Once approved, the offer letter to the seller will say the file has been reviewed and approved by underwriting. All in the way of getting a loan approval is an appraisal, home insurance, and clear title. Doing this will set your offer apart from others.

Ready to buy in the delayed but not hopping spring market? Want to set your offer apart from others? If buying in the state of Georgia, contact me today! We can get started, pre-underwrite your file, and help you make a strong offer to purchase your next home.

Home inventory hits record lows

March 11, 2020

About that last post… seems with new data coming out, the housing inventory levels will not be as good as initially thought.

Last time on The Mortgage Blog, I discussed a report with forecasts of more inventory in 2020 and a more balanced market in 2021. This may no longer be the case.

As we move into the latter part of the first quarter, all of the stats/numbers are in, finalized, and reviewed from the fourth quarter 2019. The fourth quarter wound up being a busier time than normal as home buyers purchased more homes than usual. They took advantage of stabilized home prices and lower mortgage rates. An already limited inventory selection got even worse.

In fact, inventory levels hit a record low, according to a study by National housing inventory fell by 13.6% in January, the sharpest year-over-year drop in more than four years. With the volume of newly listed properties down by 10.6% since last year, the housing crunch shows no signs of abating in the near future.

The news is bleaker in the metro Atlanta area where builders are way behind on new construction due to all the rain. What can a buyer do in this ultra competitive market?

The best strategy isn’t a prequalification letter… nor a pre-approval… the strongest offer letter one can give is a credit approval letter. This means the file is underwritten prior to making an offer. All the client would need to close is a satisfactory appraisal, clear title, and insurance on the home.

Going this extra step lets the seller know this buyer has been thoroughly vetted and approved pending getting under contract to buy a house.

If you are looking to purchase in the state of Georgia, contact me today. We can get you prequalified for a home loan in 10-15 minutes, and we can also start down the road of getting your file underwritten so you can make a strong offer on your new home!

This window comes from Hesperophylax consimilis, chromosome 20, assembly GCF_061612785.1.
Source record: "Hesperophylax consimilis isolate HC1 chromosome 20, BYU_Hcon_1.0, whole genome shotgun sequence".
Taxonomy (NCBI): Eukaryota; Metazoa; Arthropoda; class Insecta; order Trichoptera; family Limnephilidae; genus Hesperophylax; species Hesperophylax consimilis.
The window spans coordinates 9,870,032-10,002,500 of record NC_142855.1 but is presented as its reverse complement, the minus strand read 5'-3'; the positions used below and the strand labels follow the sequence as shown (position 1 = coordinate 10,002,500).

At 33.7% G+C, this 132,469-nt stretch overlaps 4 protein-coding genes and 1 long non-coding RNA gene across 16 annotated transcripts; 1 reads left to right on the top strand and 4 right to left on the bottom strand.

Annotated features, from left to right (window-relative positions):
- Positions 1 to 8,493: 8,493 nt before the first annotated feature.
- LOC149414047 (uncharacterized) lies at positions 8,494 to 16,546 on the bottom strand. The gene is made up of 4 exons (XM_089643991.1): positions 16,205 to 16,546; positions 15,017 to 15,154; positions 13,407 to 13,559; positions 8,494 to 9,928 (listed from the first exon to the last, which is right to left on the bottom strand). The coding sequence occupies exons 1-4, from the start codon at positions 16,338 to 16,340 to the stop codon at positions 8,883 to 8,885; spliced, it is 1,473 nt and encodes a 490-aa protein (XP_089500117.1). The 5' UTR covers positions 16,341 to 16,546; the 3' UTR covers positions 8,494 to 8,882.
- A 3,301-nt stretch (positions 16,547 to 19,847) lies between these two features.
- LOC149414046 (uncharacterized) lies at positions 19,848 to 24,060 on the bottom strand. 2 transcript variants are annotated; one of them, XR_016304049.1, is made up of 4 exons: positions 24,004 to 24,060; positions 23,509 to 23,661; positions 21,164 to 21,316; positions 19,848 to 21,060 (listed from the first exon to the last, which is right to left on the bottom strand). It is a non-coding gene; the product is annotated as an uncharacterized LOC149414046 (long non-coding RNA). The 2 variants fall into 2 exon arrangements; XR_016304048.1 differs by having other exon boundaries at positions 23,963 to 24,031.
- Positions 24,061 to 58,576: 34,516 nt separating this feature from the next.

Inventory levels still low

February 21, 2019

If you think you’ve heard this before… it is because you have. Inventory levels are still low across the country. Low inventory levels push home values up due to the simple application of supply-and-demand. This is one of the main reasons home values have jumped so much in the past couple of years. How did we get here? There are a couple of reasons:

  • During the Great Recession, very few homes were being built. After many years of very little new construction (coupled with more people wanting to buy homes), a squeeze on inventory occurred.
  • While unemployment was high during the Great Recession, many people put off buying a home until their financial situation was more stable. This creates a pent up demand on those wanting to buy homes. This increases competition for the few homes available on the market.
  • Homeowners are remaining in their homes longer. We are at the highest rate of owners keeping their homes in 18 years. The length of time is now up to 7 years, which is a 10% increase year over year.

There are many reasons why people may choose to remain in their homes longer (they have a low rate on their current home, fear of finding their new home, tighter loan qualifying guidelines), but one new factor are baby boomers choosing to live/age in place. As baby boomers remain in their current homes (instead of down sizing or moving into assisted living), it again tightens the amount of available inventory. Of course, this will not always be the case. Baby boomers (along with the silent generation) own over 50% of the homes in America. As they age, we may find ourselves in the exact opposite situation – too much inventory.

Until we get there, how can someone make their offer stand out? There are a couple of things to do.

  1. Make a non-contingent offer on the purchase. For those who own their current home, qualifying to carry two mortgages means an offer can be made without a contingency. A seller with multiple offers would find that more attractive. Homes are going fast, so it is not very likely one would carry both home loans for an extended period of time. For those who need equity from the current home for the down payment on the new home, there is always the method of recasting the loan after closing. A future post will cover recasting.
  2. Get pre-underwritten prior to making an offer. In this method, the buyer applies for the home loan with a “to be determined” property address. Once approved, the offer letter to a seller simply says the buyer is ready to close pending an appraisal and final underwriting approval. This is a quick close and the seller knows the buyer is legitimate. Rodney Shaffer covers this more in-depth with this post.
  3. For first time home buyers (and repeat buyers too), look to use Home Ready. This is a conventional loan requiring only a 3% down payment. Some sellers would prefer not accepting an FHA offer, so Home Ready allows for a smaller down payment than FHA (3% vs 3.5%), and is still a conventional loan. Couple this with the “pre-underwrite” option and have even more power behind potential offers. There are conventional loans with only 3% down that are not Home Ready loans, but Home Ready has some advantages over the “standard” 3% down conventional loan that buyers would want to take advantage of if they qualify. Here is a case study on a Home Ready loan.

Yes, it is a tight market when it comes to available homes to purchase. That doesn’t mean buyers should despair. There are ways to help make the offer more attractive to sellers. Looking to buy in the state of Georgia? If so, contact me today. We can start talking about any or all of these potential options.